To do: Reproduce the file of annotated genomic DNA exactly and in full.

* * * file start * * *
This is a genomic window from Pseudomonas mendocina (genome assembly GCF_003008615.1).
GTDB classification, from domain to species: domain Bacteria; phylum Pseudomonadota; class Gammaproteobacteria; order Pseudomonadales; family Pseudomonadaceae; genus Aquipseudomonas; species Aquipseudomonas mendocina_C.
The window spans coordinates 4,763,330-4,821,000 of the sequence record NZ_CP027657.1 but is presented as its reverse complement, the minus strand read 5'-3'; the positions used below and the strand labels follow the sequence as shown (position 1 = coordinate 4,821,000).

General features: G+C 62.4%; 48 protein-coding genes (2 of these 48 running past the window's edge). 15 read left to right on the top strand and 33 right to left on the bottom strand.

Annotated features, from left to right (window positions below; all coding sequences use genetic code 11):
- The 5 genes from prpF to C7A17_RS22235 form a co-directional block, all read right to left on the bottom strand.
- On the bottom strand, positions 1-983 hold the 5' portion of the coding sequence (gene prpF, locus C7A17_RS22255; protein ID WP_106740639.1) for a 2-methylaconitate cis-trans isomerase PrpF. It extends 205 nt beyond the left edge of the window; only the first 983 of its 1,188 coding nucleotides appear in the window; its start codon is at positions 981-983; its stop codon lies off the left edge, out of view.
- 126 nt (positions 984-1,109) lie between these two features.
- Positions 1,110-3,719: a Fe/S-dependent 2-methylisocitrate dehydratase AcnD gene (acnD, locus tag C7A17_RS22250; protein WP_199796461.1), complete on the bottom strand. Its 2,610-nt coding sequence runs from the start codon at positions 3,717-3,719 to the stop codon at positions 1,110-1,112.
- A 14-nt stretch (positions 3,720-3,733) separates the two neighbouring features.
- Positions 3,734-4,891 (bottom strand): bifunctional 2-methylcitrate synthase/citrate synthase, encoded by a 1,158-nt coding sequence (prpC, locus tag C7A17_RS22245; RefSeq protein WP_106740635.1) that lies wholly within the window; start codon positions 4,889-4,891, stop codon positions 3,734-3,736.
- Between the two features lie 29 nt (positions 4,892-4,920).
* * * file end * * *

This is a genomic window from Pseudomonas mendocina (genome assembly GCF_003008615.1).
GTDB classification, from domain to species: domain Bacteria; phylum Pseudomonadota; class Gammaproteobacteria; order Pseudomonadales; family Pseudomonadaceae; genus Aquipseudomonas; species Aquipseudomonas mendocina_C.
The window spans coordinates 4,763,330-4,821,000 of the sequence record NZ_CP027657.1 but is presented as its reverse complement, the minus strand read 5'-3'; the positions used below and the strand labels follow the sequence as shown (position 1 = coordinate 4,821,000).

General features: G+C 62.4%; 48 protein-coding genes (2 of these 48 running past the window's edge). 15 read left to right on the top strand and 33 right to left on the bottom strand.

Annotated features, from left to right (window positions below; all coding sequences use genetic code 11):
- The 5 genes from prpF to C7A17_RS22235 form a co-directional block, all read right to left on the bottom strand.
- On the bottom strand, positions 1-983 hold the 5' portion of the coding sequence (gene prpF, locus C7A17_RS22255; protein ID WP_106740639.1) for a 2-methylaconitate cis-trans isomerase PrpF. It extends 205 nt beyond the left edge of the window; only the first 983 of its 1,188 coding nucleotides appear in the window; its start codon is at positions 981-983; its stop codon lies off the left edge, out of view.
- 126 nt (positions 984-1,109) lie between these two features.
- Positions 1,110-3,719: a Fe/S-dependent 2-methylisocitrate dehydratase AcnD gene (acnD, locus tag C7A17_RS22250; protein WP_199796461.1), complete on the bottom strand. Its 2,610-nt coding sequence runs from the start codon at positions 3,717-3,719 to the stop codon at positions 1,110-1,112.
- A 14-nt stretch (positions 3,720-3,733) separates the two neighbouring features.
- Positions 3,734-4,891 (bottom strand): bifunctional 2-methylcitrate synthase/citrate synthase, encoded by a 1,158-nt coding sequence (prpC, locus tag C7A17_RS22245; RefSeq protein WP_106740635.1) that lies wholly within the window; start codon positions 4,889-4,891, stop codon positions 3,734-3,736.
- Between the two features lie 29 nt (positions 4,892-4,920).